Tuesday, June 14, 2011

Buttermilk Cluster

I spent Shavuot in school with the girls and so wanted to bake some bread to enjoy for it. Because we traditionally eat dairy on Shavuot, I took the opportunity to make the bread dairy. (Dairy bread, by Jewish law is forbidden to make, lest one accidentally eat it at a meat meal. The only way it is permissible is if the shape is distinct enough to serve as a reminder that it is different than the norm.) For ages, I've seen the picture of the Buttermilk Cluster on the Fresh Loaf website and so I wanted to make something along those lines. I opened up Secrets of a Jewish Baker and settled on the Buttermilk Bread. I made half a recipe in my mixer and baked it as rolls in a cake pan. I used oil instead of margarine or shortening. This dough would make a great sandwich loaf because it is nice and soft. I was anticipating a sweeter roll with a stronger taste of buttermilk although I'm not sure why because there is barely any sweetener in it, this making it perfect for savory applications. Next time, I would definitely up the salt as I found myself sprinkling the rolls with salt before I took each bite. Because I love sesame seeds, I took the liberty of glazing the rolls with egg white and sprinkling half of them with sesame seeds. These rolls are being Yeastspotted!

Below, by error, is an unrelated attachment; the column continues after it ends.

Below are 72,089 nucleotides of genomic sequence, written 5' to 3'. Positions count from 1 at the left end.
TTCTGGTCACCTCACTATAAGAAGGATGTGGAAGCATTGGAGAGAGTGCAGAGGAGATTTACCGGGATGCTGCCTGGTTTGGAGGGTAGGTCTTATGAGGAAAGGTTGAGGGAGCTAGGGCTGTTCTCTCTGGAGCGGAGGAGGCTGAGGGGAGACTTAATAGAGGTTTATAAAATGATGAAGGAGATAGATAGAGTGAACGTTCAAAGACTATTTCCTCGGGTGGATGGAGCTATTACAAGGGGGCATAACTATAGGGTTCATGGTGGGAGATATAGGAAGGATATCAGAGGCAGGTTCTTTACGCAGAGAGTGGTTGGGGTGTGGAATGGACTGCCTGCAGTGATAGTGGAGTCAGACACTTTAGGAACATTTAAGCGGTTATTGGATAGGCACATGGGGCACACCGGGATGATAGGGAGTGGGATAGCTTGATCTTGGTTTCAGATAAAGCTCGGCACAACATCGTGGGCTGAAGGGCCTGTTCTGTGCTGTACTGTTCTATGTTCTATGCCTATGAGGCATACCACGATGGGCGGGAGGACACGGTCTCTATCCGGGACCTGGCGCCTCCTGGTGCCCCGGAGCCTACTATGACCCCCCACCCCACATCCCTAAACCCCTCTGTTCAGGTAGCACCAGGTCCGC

Buttermilk Bread
slightly adapted from Secrets of a Jewish Baker

1/2 cup water
1 1/2 tbsp instant yeast
1 cup buttermilk
4 tsp honey
2 tbsp oil
5-6 cups flour
1 tbsp salt

Place the water, yeast, buttermilk, honey and oil in the bowl of your mixer.
Add the flour and salt,
and suing the paddle attachment mix until just moistened.
Switch to the dough hook and knead on medium until the dough is smooth and silky.
Transfer the dough to a greased bowl. Cover and refrigerate overnight. This dough is a great riser.
The next day, take the dough out of the fridge and scale the dough into sixteen rolls, approximately.
Shape into balls,
and place in a greased loaf pan.
Allow to rise until doubled or just well-risen. Towards the end of rising time, preheat the oven to 350.
Glaze and sprinkle with seeds of your choice.
Bake until the rolls are golden brown and register around 190 on a thermometer. Cool in the pan for a few minutes then turn out onto a wire rack to cool completely. Store in a plastic bag. 

1 comment:

Winnie said...

It's beautiful, and I love it :)